This Court followed suit in Froelich v. State, 210 Ga. App. 647, 649 (437 SE2d 358) (1993), where it conceded that the issue was moot as to petitioners, applied the test, and concluded: "We therefore cannot say that an advisory opinion is mandated in the case sub judice," citing Chastain, 255 Ga. 432. In United Food &c. Union v. Amberjack, Ltd., 253 Ga. 438 (321 SE2d 736) (1984), the court agreed that the issue was moot but decided to "proceed to decide the issue recognizing that it is capable of repetition yet evades review." But it cited Gerstein, supra. See also In the Interest of J. B., 199 Ga. App. 593 (405 SE2d 574) (1991); Chastain v. Baker, 178 Ga. App. 649 (344 SE2d 472) (1986), on remand.
So viewing mootness runs counter to the historical prohibition against advisory opinions. Other cases taking this anomalous two-step approach are: Caldwell v. Bateman, 252 Ga. 144, 145-146 (1) (312 SE2d 320) (1984); Poythress, supra at 453 (1); 5 Wood v. Cole, 249 Ga. 389 (290 SE2d 927) (1982); Citizens for Ethical Govt. v. Gwinnett Place Assoc., 260 Ga. 245 (1) (392 SE2d 8) (1990); Bond v. Parten, 206 Ga. App. 88, 90 (424 SE2d 353) (1992); Atlanta Gas Light Co., supra, 206 Ga. App. at 317; Atlanta Gas Light Co. v. Ga. Public Svc. Comm., 212 Ga. App. 575, 577 (1) (442 SE2d 860) (1994); Hutchinson, supra at 187 (1); Kappers v. DeKalb County Bd. of Health, 214 Ga. App. 117, 118 (446 SE2d 794) (1994).
On the other hand, in R. W. Page Corp., supra at 578 (1), the Court did not separate the initial question of mootness from the "capable of repetition yet evades review" analysis.
Under the "exception" view, there is a problem with the transfer of this case by the Supreme Court to this Court in that if we decide the appellant's challenge is moot, then we must stand in the shoes of the Supreme Court and decide if it would take jurisdiction of the issue of the statute's constitutionality anyway as an exercise of discretion.
If this Court decides that the issue was not moot or warranted review because of its exceptional nature as otherwise being immune from review, then we would have to reverse the trial court order and remand the case for a decision on the constitutionality of the challenged statute. An appeal of that decision would lie in the Supreme Court of Georgia. If this Court decides the trial court was correct, then the Supreme Court could on certiorari disagree and still return the case to the trial court for an initial ruling on constitutionality.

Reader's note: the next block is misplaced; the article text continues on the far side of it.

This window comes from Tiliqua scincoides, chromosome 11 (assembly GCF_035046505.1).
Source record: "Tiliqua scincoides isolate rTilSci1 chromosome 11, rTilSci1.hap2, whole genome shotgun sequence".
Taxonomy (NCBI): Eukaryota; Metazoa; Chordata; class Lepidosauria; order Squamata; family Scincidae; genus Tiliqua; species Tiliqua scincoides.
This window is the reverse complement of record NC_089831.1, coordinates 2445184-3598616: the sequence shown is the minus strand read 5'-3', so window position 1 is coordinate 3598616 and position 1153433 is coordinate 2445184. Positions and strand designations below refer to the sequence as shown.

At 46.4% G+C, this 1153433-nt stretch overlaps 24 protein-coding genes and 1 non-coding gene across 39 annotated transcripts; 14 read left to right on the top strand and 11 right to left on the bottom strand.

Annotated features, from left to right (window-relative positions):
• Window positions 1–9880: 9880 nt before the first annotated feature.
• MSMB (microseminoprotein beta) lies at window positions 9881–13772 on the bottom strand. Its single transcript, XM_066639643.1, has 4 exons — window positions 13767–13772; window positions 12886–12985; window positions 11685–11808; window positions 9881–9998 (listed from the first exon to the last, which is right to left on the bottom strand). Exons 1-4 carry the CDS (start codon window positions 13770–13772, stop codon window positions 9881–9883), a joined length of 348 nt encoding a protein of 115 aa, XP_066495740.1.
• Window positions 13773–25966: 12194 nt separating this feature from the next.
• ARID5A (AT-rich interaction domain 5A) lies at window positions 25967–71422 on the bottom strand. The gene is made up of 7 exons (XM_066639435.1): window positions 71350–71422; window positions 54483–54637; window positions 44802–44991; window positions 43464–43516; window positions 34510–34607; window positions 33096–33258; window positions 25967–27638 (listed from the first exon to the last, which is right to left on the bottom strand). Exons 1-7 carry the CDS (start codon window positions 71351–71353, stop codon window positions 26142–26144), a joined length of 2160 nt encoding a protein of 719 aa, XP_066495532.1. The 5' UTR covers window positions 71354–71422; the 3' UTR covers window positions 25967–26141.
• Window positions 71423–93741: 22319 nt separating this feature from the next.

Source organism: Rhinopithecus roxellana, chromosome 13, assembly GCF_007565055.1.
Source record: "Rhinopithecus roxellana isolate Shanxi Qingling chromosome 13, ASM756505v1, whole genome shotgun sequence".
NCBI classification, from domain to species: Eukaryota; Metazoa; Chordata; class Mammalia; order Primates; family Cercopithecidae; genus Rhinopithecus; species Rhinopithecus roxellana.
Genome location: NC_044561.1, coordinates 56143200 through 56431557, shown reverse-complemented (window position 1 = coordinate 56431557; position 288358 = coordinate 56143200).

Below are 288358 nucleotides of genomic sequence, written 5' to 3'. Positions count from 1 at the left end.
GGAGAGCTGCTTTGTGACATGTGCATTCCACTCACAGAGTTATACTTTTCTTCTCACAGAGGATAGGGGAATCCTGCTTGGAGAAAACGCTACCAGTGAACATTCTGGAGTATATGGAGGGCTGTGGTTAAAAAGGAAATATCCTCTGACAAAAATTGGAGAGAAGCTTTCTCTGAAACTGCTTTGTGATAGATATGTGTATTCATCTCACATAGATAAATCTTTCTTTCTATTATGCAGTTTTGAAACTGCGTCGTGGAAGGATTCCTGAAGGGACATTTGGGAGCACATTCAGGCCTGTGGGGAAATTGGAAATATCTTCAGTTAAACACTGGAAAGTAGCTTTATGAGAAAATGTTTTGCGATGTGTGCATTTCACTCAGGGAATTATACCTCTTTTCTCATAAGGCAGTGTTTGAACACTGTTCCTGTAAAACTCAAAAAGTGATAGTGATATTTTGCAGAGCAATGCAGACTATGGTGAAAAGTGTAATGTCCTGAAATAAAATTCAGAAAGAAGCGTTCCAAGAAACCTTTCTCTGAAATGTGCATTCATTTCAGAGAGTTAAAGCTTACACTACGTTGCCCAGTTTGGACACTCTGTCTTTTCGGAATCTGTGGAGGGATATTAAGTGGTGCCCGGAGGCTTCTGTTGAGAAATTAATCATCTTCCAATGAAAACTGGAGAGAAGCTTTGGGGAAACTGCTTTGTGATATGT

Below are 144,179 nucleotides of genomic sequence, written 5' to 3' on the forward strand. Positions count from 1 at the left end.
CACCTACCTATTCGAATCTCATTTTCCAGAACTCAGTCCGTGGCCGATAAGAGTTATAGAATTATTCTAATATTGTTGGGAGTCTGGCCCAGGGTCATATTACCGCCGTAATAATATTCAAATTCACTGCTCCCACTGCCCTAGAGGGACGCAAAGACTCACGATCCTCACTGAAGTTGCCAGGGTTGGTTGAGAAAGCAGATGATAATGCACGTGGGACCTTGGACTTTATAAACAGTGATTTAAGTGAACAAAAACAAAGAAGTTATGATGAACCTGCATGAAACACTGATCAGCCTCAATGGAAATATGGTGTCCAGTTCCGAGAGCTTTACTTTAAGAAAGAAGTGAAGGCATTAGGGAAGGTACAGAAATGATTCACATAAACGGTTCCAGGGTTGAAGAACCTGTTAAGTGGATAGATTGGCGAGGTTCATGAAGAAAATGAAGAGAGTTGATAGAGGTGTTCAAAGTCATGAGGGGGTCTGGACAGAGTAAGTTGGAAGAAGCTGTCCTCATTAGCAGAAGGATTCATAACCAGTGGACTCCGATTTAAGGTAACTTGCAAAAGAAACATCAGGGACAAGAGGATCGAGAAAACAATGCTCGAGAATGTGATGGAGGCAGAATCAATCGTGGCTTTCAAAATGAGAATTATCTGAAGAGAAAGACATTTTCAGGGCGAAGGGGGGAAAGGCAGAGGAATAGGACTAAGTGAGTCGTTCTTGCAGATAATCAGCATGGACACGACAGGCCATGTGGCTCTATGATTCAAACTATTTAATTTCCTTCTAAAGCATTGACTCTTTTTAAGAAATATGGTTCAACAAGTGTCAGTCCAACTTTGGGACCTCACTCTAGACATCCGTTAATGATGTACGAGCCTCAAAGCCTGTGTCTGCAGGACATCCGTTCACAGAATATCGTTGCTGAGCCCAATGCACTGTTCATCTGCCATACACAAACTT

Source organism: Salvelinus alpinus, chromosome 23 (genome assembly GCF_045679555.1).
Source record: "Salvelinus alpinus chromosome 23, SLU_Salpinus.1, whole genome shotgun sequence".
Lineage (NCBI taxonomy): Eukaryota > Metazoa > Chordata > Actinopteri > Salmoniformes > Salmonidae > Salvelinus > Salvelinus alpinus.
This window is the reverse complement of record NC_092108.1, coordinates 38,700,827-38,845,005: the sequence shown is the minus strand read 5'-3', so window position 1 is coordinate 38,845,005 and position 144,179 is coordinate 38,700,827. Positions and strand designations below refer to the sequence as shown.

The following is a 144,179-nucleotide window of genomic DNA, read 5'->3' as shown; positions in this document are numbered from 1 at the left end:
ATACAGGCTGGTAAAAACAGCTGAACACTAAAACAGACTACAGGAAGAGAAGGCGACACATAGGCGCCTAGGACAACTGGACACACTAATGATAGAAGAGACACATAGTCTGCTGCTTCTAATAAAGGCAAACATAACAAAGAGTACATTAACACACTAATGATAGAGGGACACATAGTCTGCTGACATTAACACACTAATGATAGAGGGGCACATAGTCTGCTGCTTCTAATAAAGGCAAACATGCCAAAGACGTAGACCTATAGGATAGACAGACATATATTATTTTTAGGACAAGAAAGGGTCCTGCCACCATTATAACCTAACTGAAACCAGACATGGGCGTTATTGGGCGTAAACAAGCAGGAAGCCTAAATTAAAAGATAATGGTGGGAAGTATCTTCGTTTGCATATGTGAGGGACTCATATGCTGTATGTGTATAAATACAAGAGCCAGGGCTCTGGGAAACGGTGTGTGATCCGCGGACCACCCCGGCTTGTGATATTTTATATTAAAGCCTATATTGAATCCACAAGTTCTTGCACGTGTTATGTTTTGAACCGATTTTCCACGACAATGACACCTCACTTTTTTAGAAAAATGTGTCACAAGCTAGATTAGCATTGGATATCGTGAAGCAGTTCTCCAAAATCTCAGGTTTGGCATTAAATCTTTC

If, on the other hand, we agree with the trial court and there either is no petition for certiorari or the Supreme Court declines review, that will be a final resolution of this case, and the question of constitutionality will remain unanswered. Even if we were to decide that the alleged error is capable of repetition and yet evades review, we could only bind the trial court by such a ruling; the Supreme Court could still decline to act if it is a discretionary matter. See Atlanta Gas Light Co., supra, 206 Ga. App. at 317, citing Chastain, supra, 255 Ga. 432, and a Missouri opinion. The Georgia Supreme Court, in Citizens for Ethical Govt., supra at 245 (1), pointed out that cases which are shown to fall within the narrow "exception" "may" be reviewed.
The purported discretionary nature of this exception-based jurisdiction is illustrated also in Hutchinson, supra; In the Interest of J. B., supra; American Cyanamid Co. v. Carter, 164 Ga. App. 538, 540 (1) (298 SE2d 276) (1982); Wood, supra; Caldwell, supra; United Food &c. Union, supra; Atlanta Gas Light Co., supra, 212 Ga. App. at 577 (1). Hutchinson held that the question did not meet the test because it was "not a situation in which issues, though moot, should be considered because they are capable of repetition, but may evade review," citing Chastain, 255 Ga. 432.
But it cannot be a discretionary judgment call because, at the least, OCGA 5-6-48 (b) requires dismissal of moot cases. It is a matter of jurisdiction or not, as the United States Supreme Court repeatedly recognizes. The proper approach is to consider the term "moot" practically and realistically, given the nature of the challenge and the posture of the challenger. Georgia courts, like federal courts, are prohibited from rendering advisory opinions. Creating exceptions based on nothing more than judicial prerogative thus exceeds the judicial power and allows the courts to avoid the hard analysis of whether the issue is moot. But that is the only question. If it is moot, it is not justiciable. It is not a matter of discretion.